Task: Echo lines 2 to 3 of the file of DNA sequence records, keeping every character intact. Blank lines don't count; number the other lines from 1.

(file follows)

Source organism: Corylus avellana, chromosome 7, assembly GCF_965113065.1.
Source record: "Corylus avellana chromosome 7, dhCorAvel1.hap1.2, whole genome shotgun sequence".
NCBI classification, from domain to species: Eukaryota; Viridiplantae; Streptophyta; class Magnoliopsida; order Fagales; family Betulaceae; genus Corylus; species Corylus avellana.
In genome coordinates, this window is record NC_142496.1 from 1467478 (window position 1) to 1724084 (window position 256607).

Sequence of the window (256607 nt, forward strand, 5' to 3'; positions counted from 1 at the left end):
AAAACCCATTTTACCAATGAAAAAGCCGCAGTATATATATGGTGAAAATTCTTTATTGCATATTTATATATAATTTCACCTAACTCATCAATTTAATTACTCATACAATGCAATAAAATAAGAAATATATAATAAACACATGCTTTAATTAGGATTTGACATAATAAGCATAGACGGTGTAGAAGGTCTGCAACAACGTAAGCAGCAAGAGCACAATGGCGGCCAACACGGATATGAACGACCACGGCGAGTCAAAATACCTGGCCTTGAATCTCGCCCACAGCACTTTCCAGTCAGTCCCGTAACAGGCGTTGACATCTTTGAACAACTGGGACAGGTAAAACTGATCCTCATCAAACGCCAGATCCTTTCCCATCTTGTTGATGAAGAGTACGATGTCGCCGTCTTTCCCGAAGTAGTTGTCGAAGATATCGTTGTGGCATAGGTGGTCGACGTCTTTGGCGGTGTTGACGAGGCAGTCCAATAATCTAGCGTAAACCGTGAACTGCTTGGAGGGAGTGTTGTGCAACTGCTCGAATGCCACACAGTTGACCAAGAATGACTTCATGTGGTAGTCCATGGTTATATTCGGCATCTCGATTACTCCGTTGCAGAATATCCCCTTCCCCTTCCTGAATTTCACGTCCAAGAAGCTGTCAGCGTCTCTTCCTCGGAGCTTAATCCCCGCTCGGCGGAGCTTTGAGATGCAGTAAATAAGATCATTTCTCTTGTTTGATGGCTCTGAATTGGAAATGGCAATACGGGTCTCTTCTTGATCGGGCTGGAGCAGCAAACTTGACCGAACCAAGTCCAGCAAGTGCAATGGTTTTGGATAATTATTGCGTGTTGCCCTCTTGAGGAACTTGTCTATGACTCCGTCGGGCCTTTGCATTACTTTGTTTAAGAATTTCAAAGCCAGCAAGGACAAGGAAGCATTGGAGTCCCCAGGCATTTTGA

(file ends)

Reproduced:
Source record: "Corylus avellana chromosome 7, dhCorAvel1.hap1.2, whole genome shotgun sequence".
NCBI classification, from domain to species: Eukaryota; Viridiplantae; Streptophyta; class Magnoliopsida; order Fagales; family Betulaceae; genus Corylus; species Corylus avellana.